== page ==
Anyhow, I mean that truth is ours. We were the first ones who decided that the creation is based on truth and the first culture that cast out falsehood, among whom righteousness is the first word of Iranian’s holy book. Truth, with all it’s ramifications, is not such a bad identity, though it may not have the glamour and attraction of pomegranates.

I do admit that truth or its consequences may not seem appealing as a title, particularly with its mathematical and logical associations. However we can always come with some poetic amalgamation such as “the birds of truth.”

Tangible objects or places come easier. Let’s see if we can find any other icon for our identity. What about the harp? It was used by King David, true, but it is the oldest instrument we know in Iran. It appears in Iranian miniatures and we have artists associated with, I’m not sure which one, Barbad or Nakisa. The instrument is very good looking and fancy, with all its curves and strings look really elegant. It is uniquely women's instrument and I do not know exactly why. It might be just the position that it should be played, like a mother hugging a child or combing her hair, or kissing a lover.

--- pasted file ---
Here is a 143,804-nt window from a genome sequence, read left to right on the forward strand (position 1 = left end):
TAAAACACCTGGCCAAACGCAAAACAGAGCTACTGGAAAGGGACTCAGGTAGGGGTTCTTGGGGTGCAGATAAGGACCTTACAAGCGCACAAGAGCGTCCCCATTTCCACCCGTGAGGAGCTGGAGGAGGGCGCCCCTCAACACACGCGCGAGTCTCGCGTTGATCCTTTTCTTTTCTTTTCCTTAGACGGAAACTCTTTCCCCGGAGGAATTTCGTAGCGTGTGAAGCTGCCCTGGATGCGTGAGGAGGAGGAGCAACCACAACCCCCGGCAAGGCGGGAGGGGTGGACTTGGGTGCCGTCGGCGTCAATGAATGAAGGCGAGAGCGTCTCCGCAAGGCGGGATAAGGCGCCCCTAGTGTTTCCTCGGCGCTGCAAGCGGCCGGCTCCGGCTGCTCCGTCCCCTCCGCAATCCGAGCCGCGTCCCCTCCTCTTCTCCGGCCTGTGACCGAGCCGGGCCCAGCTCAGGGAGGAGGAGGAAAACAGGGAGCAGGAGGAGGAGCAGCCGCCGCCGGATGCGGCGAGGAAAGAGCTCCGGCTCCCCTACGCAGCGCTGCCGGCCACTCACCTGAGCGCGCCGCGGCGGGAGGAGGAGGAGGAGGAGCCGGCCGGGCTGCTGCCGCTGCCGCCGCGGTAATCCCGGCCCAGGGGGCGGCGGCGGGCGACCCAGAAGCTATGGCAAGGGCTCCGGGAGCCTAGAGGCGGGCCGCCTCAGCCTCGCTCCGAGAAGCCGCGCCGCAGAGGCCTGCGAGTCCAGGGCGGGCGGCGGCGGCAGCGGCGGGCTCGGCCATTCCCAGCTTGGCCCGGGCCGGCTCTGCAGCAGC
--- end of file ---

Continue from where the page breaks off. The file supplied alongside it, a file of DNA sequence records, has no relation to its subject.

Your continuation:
The tar is another instrument which is becoming very fashionable and is popular among the women. It looks good and has a very warm and roundish pleasant shape which could be very sensual. (Just do not think about Khamanehi! I don’t know who placed it in the same category as tar. If I had the authority I would have de-tar this instrument. Any how it seems the Chinese had that instrument long before us.)